Safeguarding Athletes' Futures: Using MRI To Unveil The Hidden Impact Of Head Trauma

Originally published on Forbes on 6/23/2023.

The following is part of a series on brain-machine integration and biomechanical solutions to restore function to tissues damaged by disease, trauma, or time.

Advances in MRI microstructure biomarker identification may help stop long-term brain injury in athletes before it’s too late. Every year in the United States, roughly 2 million sports-related concussions occur. It is estimated that about 10% of contact sport athletes will be concussed yearly, leading to significant brain traumas over time, most notably chronic traumatic encephalopathy.

Chronic traumatic encephalopathy is the degeneration of nerve cells in the brain over time, accelerated by head trauma. Chronic traumatic encephalopathy was not widely recognized in the sports community until recently, likely due to the disease only being diagnosed upon autopsy. A recent study from Boston University found that over 90% of NFL players had chronic traumatic encephalopathy while alive, compared to nearly none of the non-athlete brains examined.

Brain injury accounts for most fatalities in football and other high-impact contact sports, but what if there were a way to flag at-risk athletes before long-term damage developed? Chen et al. from New York University investigated the MRI results from 81 athletes to find clues as to how repeated head impacts affected the brain and whether biomarkers could be identified for long-term injury.

Examing athletes from both contact sports, such as football, as well as noncontact sports, such as baseball or cross-country running, Chen et al. analyzed the MRI scans of each set. An MRI uses magnetic imaging technologies to create a three-dimensional brain rendering for diagnostics. While chronic traumatic encephalopathy is not diagnosable before death, Chen et al. aimed to find identifiers for early-onset brain injury.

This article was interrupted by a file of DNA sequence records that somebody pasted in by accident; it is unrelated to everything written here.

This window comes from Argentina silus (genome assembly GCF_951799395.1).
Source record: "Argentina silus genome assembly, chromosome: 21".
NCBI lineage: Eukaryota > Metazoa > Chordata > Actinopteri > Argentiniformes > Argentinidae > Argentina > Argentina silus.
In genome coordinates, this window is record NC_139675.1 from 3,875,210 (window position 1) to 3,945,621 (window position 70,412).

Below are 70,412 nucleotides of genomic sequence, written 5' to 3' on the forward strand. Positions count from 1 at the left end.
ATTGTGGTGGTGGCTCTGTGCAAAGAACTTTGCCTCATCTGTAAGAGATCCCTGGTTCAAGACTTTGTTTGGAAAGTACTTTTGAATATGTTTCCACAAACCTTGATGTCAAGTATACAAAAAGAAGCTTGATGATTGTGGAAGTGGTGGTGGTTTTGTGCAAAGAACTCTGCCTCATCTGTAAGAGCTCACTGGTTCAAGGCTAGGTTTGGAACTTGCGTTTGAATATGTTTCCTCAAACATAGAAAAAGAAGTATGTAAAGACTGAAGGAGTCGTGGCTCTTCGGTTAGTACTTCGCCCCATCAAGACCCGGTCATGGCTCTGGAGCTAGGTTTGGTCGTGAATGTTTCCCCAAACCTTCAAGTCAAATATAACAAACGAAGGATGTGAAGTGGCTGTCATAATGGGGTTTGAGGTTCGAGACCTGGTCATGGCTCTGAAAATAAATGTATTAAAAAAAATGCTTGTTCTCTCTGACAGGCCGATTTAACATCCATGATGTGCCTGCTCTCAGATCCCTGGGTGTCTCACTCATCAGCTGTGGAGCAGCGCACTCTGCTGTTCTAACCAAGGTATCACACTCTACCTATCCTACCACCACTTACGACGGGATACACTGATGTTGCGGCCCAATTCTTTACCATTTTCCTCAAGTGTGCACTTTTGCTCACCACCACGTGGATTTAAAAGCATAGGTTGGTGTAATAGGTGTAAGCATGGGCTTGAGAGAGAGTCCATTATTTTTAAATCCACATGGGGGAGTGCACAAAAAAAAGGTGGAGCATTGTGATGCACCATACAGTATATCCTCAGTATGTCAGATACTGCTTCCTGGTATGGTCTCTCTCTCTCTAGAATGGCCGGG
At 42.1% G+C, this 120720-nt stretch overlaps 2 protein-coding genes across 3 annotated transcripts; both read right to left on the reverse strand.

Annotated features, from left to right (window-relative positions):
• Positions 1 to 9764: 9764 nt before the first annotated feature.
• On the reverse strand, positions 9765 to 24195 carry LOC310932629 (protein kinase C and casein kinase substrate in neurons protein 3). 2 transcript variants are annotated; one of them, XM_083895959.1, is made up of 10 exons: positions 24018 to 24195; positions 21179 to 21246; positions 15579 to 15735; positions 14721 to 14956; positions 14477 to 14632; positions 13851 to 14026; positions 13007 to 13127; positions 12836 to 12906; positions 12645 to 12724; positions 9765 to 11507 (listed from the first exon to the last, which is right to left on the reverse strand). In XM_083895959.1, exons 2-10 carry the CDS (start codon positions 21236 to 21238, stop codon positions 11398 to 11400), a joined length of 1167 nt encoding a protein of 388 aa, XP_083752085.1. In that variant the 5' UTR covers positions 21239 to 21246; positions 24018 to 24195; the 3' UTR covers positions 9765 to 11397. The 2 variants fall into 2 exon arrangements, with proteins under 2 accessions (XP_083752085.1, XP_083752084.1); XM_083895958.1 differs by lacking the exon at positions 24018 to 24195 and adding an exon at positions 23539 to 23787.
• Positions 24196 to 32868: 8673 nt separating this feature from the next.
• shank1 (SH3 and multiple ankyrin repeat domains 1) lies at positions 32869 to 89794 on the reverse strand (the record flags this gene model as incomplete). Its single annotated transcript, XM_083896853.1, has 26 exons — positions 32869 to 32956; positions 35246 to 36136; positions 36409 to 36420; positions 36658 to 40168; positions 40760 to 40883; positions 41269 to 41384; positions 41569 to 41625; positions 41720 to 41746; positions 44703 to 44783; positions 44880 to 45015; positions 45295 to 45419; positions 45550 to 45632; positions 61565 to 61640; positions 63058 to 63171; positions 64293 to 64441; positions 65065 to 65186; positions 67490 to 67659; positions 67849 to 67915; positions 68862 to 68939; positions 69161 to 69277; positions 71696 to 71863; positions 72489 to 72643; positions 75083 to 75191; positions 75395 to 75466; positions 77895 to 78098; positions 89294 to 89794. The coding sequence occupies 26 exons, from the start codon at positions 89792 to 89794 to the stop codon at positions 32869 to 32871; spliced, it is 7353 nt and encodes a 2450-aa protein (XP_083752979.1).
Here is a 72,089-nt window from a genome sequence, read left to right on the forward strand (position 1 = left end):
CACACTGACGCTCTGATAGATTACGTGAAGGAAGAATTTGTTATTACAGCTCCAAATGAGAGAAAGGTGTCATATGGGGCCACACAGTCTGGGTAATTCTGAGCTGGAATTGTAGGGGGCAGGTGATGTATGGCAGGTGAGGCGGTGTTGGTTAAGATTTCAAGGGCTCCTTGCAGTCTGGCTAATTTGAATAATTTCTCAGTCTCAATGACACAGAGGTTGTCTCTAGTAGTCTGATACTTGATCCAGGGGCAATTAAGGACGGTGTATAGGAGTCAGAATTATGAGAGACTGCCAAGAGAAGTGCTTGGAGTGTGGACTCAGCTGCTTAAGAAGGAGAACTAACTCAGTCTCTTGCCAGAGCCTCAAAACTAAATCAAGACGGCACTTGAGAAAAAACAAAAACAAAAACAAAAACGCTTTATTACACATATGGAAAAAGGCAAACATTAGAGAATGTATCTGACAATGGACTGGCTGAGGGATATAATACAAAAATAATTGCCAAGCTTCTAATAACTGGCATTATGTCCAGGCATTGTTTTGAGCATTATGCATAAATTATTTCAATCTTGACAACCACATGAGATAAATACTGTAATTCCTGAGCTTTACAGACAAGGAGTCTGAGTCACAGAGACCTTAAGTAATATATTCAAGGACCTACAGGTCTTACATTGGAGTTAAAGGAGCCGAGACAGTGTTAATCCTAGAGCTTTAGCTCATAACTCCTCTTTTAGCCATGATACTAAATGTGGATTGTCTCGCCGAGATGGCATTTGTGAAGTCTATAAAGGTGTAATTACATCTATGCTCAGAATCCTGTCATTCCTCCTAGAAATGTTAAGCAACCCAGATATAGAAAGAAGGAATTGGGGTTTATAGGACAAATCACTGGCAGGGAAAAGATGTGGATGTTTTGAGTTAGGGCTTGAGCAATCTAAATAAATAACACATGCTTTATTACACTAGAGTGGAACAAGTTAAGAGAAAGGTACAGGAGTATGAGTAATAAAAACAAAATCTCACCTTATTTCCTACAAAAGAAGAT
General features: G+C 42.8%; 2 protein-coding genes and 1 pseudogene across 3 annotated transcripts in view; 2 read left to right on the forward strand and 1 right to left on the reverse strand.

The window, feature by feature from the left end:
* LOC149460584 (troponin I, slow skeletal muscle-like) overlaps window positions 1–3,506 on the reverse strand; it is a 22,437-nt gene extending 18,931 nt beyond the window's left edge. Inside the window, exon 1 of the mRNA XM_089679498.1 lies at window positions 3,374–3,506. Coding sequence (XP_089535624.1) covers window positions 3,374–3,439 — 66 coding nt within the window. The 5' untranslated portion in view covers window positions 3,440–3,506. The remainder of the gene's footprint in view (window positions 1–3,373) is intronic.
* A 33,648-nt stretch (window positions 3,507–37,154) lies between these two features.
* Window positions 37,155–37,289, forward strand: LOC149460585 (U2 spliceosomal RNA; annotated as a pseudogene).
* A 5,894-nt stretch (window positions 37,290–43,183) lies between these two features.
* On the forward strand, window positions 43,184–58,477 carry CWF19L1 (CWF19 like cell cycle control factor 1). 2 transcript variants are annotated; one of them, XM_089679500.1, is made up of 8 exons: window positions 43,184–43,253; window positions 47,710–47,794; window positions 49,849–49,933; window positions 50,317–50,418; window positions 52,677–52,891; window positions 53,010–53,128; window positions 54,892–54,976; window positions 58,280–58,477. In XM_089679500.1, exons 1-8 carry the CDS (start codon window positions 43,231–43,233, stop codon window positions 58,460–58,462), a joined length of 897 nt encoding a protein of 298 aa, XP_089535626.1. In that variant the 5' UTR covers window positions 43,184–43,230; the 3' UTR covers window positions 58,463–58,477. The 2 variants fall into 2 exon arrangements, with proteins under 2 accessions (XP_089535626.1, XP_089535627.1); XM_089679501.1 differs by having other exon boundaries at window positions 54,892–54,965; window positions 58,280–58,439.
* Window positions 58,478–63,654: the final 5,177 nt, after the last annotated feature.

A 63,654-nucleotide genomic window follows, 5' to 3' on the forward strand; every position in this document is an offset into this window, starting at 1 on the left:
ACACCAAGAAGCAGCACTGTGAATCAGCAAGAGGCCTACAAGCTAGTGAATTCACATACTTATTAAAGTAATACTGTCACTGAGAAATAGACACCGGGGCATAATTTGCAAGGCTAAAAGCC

Among the various brain scan characteristics used to differentiate the patients, three were most indicative of brain injury: mean diffusivity, mean kurtosis, and radial extra-axonal compartment diffusion.

Mean diffusivity is the average diffusion of water molecules in the brain. Diffusivity reflects interactions with other obstacles in the brain, such as macromolecules, fibers, and membranes, highlighting the tissue architecture of the brain. Mean diffusivity had been previously used to analyze brain tumors and Alzheimer’s.

Mean kurtosis is a metric used to describe average brain microstructure complexity. Typically, the more complex the brain’s neural network, the better the long-term brain health of the patient.

Radial extra-axonal compartment diffusion refers to the movement of molecules around the axons of our brains. Axons are branches of nerve fibers that generate thousands of synaptic terminals for the nervous system to conduct bodily functions. If the movement of these molecules is impacted by, for instance, repeated brain impacts, regular nerve functioning becomes much less efficient.

In all three characteristics, brains that experienced chronic head injury had widely differentiating metrics compared to what would be expected in typical brains. Athlete brains with forced injury are less microstructurally complex, have impeded diffusion of water molecules in the brain, and have less efficient molecular movement around critical axons of the nervous system.

Regular MRI scans of athletes in their twenties and thirties should be implemented in collegiate and professional levels of contact sports to be on the lookout for these early biomarkers. While brain injury is unlikely to be prevented in contact sports, understanding how early trauma impacts long-term health could improve safety technologies. Helmet construction, for instance, has improved drastically over the past decade, leading to less aggressive force transferred to the brain.

If risk factors such as the three described above influence the development of safety features in sports, long-term trends of brain injury in athletes could be improved in the decades to come.

Short of removing contact sports from the cultural zeitgeist, safety precautions are our best chance to improve players’ long-term health. We look forward to seeing how Chen et al.’s work influences the future of contact sports.

Read the original article on Forbes.

© William A. Haseltine, PhD. All Rights Reserved.